Back before the holidays, I came across a press release on Christian Newswire from Steve McConkey of Underground Apologetics blasting Focus on the Family for posting a short interview with Glenn Beck about his new book “The Christmas Sweater.” McConkey was outraged that Focus dared to post the interview without mentioning that Beck is Mormon and that “Mormonism is a cult”:
While Glenn’s social views are compatible with many Christian views, his beliefs in Mormonism are not. Clearly, Mormonism is a cult. The CitizenLink story does not mention Beck’s Mormon faith, however, the story makes it look as if Beck is a Christian who believes in the essential doctrines of the faith.
Through the years, Focus on the Family has done great things to help the family and has brought attention to the many social ills that are attacking the family.
However, to promote a Mormon as a Christian is not helpful to the cause of Jesus Christ. For Christians to influence society, Christians should be promoting the central issues of the faith properly without opening the door to false religions.
At the time, I ignored the press release because it seemed like just another example of a relatively unknown and unimportant fringe right-wing figure trying to gin up some press for himself … but it turns out that McConkey’s gripes apparently had more influence than I had realized as Focus subsequently pulled the interview from its website:
James Dobson’s Focus on the Family ministry has pulled from its CitizenLink Web site an article about talk show host Glenn Beck’s book “The Christmas Sweater” after some complained that Beck’s LDS faith is a “cult” and “false religion” and shouldn’t be promoted by a Christian ministry.
When contacted Friday, a Focus on the Family worker at the ministry in Colorado Springs, Colo. confirmed that the article had been pulled …
For his part Beck is none-too-pleased with Focus’s “censorship” while the organization insists that McConkey’s attack had nothing to do with its decision to yank the article:
Focus on the Family got to work this week in explaining in detail why it pulled from its website an interview with a Mormon author.
“We intended no insult,” expressed ministry spokesman Gary Schneeberger, in a statement. “[W]e merely miscalculated on how best to feature Glenn [Beck], whom we greatly appreciate.”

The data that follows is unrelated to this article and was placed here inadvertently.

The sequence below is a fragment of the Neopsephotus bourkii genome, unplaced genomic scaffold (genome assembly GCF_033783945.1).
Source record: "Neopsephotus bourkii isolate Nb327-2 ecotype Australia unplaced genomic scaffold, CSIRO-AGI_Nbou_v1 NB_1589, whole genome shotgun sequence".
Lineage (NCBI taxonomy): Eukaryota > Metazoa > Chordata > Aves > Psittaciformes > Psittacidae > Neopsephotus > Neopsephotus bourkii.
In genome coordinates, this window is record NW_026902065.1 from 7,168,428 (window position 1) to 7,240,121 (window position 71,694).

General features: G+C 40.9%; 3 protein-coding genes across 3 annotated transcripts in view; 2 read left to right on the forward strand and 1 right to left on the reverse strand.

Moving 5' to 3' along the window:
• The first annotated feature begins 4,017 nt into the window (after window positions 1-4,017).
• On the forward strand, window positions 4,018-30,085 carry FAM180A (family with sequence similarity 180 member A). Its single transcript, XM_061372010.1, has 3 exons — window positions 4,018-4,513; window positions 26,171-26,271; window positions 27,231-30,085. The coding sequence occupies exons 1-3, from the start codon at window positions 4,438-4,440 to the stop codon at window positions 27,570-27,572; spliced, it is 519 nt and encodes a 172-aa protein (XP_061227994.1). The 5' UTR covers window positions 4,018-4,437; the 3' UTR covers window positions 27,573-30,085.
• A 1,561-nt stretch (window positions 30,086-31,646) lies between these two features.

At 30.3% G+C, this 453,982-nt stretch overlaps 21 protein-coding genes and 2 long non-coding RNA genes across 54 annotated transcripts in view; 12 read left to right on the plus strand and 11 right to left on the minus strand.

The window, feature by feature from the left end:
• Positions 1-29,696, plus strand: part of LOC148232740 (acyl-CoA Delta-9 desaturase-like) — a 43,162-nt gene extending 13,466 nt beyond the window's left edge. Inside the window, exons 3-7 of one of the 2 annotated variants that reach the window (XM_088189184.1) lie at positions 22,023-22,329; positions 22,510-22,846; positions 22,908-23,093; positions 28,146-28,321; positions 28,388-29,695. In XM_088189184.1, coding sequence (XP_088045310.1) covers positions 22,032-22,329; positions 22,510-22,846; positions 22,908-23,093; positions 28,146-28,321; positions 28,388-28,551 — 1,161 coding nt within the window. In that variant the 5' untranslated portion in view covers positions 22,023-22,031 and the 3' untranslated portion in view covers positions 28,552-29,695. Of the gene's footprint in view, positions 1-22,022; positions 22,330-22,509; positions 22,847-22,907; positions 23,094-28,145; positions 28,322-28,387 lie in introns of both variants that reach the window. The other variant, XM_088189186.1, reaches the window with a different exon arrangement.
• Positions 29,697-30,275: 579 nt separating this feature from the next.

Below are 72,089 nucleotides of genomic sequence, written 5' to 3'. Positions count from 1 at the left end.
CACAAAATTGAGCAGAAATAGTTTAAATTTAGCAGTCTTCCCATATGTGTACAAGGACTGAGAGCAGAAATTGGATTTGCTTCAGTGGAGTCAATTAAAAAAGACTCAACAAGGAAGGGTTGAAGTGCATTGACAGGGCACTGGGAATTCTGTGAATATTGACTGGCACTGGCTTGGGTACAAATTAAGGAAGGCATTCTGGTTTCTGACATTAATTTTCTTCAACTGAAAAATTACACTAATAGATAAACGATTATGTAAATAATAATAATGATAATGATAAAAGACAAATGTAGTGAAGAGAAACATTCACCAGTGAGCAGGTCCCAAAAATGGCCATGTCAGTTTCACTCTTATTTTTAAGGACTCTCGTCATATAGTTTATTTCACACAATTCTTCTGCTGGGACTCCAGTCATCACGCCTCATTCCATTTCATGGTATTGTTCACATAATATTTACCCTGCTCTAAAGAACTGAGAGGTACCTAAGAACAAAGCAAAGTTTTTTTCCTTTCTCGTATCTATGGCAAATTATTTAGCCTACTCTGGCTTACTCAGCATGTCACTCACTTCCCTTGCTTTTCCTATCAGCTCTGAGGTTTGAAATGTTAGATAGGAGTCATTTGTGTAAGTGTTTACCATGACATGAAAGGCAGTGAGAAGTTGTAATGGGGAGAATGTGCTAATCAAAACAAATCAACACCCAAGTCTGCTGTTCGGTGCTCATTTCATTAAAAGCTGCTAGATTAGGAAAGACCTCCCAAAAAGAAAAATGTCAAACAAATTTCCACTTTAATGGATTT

Beck, however, maintains that the book’s message can be and has been embraced by people of different faiths and should not be “censored” because of his own personal religious views. The book tells the narrative of a boy named Eddie who embarks on a dark and painful journey on the road to manhood.
“The Christmas Sweater is a story about the idea of Christmas as a time for redemption and atonement,” Beck expressed in a released statement after the interview was pulled from Focus on the Family’s CitizenLink website.
“Whatever your beliefs about my religion, the concept of religious tolerance is too important to be sacrificed in response to pressure from special interest groups, especially when it means bowing to censorship,” he added.
According to Schneeberger, however, Focus on the Family could not intimate to its evangelical base that the differences in Mormon faith and the historic evangelical faith are inconsequential.
“We can, and do, gladly cooperate with friends outside of the evangelical heritage on common causes; but in no case do we intend to alter our clear distinction as unwaveringly grounded in evangelical theology,” he explained.
But Schneeberger made sure to also distance the ministry from another that had strongly rebuked it for the article’s posting.
“[W]e do not condone the tone of communications put out from UnderGround Apologetics,” he clarified, referring to the controversial apologetics ministry that spoke out against Focus on the Family last week. “And we can without reservation say that the group’s news release had nothing to do with our decision to pull the article from publication.”